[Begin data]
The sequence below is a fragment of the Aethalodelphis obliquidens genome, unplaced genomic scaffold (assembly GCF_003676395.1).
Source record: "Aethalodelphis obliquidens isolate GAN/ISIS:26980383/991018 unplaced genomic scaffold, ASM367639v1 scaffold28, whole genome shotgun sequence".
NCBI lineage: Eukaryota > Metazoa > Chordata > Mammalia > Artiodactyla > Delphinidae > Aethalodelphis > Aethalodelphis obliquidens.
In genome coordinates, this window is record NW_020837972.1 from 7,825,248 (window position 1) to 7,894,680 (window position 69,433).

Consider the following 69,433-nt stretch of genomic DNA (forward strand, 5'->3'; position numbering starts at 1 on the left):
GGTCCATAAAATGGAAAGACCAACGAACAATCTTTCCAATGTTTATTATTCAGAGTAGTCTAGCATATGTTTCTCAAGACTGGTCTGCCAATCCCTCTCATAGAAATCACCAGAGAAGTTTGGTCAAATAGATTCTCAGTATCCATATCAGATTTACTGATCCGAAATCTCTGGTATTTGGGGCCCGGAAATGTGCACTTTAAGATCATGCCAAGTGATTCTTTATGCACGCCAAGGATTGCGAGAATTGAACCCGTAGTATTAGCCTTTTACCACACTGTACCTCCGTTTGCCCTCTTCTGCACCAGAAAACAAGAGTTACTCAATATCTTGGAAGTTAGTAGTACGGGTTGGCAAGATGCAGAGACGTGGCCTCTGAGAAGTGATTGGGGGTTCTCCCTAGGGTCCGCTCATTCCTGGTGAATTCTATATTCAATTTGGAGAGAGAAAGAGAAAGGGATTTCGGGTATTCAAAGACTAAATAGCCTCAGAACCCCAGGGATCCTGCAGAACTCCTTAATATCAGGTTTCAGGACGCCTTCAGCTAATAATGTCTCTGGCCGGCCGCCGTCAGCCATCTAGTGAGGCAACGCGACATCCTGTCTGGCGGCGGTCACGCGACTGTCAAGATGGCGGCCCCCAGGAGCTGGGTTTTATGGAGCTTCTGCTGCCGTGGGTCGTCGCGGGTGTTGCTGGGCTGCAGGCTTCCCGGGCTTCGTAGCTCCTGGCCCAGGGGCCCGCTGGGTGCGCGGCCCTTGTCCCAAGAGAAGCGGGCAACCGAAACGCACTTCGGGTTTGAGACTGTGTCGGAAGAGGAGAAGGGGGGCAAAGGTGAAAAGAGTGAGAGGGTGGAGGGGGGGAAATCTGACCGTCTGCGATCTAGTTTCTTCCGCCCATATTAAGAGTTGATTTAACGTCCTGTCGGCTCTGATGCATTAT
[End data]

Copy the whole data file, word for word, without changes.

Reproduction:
The sequence below is a fragment of the Aethalodelphis obliquidens genome, unplaced genomic scaffold (assembly GCF_003676395.1).
Source record: "Aethalodelphis obliquidens isolate GAN/ISIS:26980383/991018 unplaced genomic scaffold, ASM367639v1 scaffold28, whole genome shotgun sequence".
NCBI lineage: Eukaryota > Metazoa > Chordata > Mammalia > Artiodactyla > Delphinidae > Aethalodelphis > Aethalodelphis obliquidens.
In genome coordinates, this window is record NW_020837972.1 from 7,825,248 (window position 1) to 7,894,680 (window position 69,433).

Consider the following 69,433-nt stretch of genomic DNA (forward strand, 5'->3'; position numbering starts at 1 on the left):
GGTCCATAAAATGGAAAGACCAACGAACAATCTTTCCAATGTTTATTATTCAGAGTAGTCTAGCATATGTTTCTCAAGACTGGTCTGCCAATCCCTCTCATAGAAATCACCAGAGAAGTTTGGTCAAATAGATTCTCAGTATCCATATCAGATTTACTGATCCGAAATCTCTGGTATTTGGGGCCCGGAAATGTGCACTTTAAGATCATGCCAAGTGATTCTTTATGCACGCCAAGGATTGCGAGAATTGAACCCGTAGTATTAGCCTTTTACCACACTGTACCTCCGTTTGCCCTCTTCTGCACCAGAAAACAAGAGTTACTCAATATCTTGGAAGTTAGTAGTACGGGTTGGCAAGATGCAGAGACGTGGCCTCTGAGAAGTGATTGGGGGTTCTCCCTAGGGTCCGCTCATTCCTGGTGAATTCTATATTCAATTTGGAGAGAGAAAGAGAAAGGGATTTCGGGTATTCAAAGACTAAATAGCCTCAGAACCCCAGGGATCCTGCAGAACTCCTTAATATCAGGTTTCAGGACGCCTTCAGCTAATAATGTCTCTGGCCGGCCGCCGTCAGCCATCTAGTGAGGCAACGCGACATCCTGTCTGGCGGCGGTCACGCGACTGTCAAGATGGCGGCCCCCAGGAGCTGGGTTTTATGGAGCTTCTGCTGCCGTGGGTCGTCGCGGGTGTTGCTGGGCTGCAGGCTTCCCGGGCTTCGTAGCTCCTGGCCCAGGGGCCCGCTGGGTGCGCGGCCCTTGTCCCAAGAGAAGCGGGCAACCGAAACGCACTTCGGGTTTGAGACTGTGTCGGAAGAGGAGAAGGGGGGCAAAGGTGAAAAGAGTGAGAGGGTGGAGGGGGGGAAATCTGACCGTCTGCGATCTAGTTTCTTCCGCCCATATTAAGAGTTGATTTAACGTCCTGTCGGCTCTGATGCATTAT